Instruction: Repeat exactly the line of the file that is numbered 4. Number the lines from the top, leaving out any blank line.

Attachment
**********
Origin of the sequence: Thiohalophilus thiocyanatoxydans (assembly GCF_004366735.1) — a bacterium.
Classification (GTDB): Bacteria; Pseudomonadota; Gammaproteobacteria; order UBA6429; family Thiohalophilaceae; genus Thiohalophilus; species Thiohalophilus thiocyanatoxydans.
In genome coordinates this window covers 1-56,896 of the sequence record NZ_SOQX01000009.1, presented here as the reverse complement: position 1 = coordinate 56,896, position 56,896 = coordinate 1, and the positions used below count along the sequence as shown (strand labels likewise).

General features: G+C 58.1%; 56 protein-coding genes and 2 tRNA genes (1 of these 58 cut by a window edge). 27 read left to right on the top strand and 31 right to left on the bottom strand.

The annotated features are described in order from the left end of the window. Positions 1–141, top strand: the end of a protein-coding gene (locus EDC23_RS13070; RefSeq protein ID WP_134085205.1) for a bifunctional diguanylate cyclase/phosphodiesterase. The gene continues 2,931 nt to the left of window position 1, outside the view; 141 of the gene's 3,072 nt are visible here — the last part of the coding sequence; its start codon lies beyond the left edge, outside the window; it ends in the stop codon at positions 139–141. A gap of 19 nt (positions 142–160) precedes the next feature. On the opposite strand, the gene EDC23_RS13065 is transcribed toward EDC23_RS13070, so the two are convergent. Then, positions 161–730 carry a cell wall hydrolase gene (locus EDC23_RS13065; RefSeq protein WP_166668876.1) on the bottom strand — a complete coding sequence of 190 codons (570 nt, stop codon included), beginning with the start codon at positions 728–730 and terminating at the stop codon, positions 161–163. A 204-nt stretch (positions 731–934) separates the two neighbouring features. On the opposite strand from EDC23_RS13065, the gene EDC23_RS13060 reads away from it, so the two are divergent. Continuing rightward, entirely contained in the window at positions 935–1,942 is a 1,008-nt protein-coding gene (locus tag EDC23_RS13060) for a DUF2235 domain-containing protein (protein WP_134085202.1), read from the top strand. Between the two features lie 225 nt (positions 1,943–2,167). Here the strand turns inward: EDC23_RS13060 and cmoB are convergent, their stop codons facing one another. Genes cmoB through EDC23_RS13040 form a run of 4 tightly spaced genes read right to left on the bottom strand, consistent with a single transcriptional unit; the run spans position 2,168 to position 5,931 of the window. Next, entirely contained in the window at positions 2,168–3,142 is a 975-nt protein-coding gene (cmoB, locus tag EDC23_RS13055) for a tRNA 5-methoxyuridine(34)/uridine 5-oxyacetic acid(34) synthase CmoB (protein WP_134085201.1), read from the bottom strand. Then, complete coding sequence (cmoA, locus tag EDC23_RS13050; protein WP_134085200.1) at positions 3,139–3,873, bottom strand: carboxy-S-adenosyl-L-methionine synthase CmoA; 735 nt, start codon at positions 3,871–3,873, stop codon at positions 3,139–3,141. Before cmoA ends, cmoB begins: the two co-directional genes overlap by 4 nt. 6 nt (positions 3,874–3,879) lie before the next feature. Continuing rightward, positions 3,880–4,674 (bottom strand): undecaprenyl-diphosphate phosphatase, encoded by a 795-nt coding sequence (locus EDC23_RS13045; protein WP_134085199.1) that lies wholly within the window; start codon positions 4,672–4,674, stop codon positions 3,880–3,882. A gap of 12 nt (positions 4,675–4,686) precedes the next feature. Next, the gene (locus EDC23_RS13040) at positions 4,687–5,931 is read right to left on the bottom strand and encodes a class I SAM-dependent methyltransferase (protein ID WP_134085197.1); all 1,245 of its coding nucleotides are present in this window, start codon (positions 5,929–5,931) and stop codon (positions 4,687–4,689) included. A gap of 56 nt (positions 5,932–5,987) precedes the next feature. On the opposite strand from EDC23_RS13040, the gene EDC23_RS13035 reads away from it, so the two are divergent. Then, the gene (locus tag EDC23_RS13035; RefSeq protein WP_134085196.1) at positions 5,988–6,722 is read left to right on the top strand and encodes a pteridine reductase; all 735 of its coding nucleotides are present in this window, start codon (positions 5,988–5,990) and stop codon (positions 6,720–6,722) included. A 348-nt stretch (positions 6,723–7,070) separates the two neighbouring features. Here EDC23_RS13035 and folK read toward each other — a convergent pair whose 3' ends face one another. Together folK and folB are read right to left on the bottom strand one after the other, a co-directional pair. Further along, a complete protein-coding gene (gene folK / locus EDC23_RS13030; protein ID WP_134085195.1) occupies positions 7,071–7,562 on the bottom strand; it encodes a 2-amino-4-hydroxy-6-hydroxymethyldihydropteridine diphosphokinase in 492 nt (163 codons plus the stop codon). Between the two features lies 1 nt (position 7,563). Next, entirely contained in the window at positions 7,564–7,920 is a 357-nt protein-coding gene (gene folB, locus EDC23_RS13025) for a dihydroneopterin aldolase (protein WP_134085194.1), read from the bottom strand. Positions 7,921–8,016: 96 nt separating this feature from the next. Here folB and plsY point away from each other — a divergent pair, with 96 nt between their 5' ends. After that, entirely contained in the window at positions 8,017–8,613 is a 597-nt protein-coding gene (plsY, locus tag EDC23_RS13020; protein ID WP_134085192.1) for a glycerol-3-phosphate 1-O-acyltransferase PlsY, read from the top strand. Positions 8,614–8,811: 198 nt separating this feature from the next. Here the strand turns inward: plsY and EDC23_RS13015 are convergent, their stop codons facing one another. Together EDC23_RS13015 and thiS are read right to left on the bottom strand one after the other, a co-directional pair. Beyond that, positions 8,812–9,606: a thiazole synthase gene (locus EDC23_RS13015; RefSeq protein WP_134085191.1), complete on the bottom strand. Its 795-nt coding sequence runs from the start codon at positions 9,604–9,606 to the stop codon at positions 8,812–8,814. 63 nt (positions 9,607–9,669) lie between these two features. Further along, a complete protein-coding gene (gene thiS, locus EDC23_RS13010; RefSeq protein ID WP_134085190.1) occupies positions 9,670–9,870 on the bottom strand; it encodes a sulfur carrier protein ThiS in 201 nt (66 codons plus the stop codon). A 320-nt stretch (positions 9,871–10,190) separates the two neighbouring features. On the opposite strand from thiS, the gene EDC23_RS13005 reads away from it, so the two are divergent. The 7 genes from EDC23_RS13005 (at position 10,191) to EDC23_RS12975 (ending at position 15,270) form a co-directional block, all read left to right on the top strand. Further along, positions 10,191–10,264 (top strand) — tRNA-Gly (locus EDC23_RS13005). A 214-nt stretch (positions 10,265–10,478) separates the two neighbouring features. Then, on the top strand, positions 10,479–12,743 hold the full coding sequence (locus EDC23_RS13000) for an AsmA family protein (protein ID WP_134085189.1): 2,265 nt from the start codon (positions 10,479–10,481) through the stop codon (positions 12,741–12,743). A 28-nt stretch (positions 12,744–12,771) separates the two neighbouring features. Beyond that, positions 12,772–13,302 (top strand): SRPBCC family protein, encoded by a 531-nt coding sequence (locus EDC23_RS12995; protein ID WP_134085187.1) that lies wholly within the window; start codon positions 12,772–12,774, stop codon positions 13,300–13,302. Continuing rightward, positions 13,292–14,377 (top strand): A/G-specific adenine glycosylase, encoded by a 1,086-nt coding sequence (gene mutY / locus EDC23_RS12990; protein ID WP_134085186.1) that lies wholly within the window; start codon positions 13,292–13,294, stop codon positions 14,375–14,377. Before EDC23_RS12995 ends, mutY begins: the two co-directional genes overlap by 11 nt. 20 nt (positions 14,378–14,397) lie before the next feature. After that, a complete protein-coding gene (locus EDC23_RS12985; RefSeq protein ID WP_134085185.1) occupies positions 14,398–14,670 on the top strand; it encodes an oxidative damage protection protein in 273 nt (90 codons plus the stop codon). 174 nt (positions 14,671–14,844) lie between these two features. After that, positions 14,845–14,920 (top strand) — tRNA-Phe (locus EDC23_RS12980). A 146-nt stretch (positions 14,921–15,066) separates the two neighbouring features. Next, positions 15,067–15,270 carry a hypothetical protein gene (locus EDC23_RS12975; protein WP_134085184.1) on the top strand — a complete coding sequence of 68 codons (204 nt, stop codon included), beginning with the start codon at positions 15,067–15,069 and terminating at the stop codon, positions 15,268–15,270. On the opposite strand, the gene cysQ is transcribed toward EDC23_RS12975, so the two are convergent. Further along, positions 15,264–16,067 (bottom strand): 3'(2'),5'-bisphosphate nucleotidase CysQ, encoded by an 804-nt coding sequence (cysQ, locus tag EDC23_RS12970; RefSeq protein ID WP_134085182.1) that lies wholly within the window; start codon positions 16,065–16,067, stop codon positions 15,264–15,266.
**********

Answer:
General features: G+C 58.1%; 56 protein-coding genes and 2 tRNA genes (1 of these 58 cut by a window edge). 27 read left to right on the top strand and 31 right to left on the bottom strand.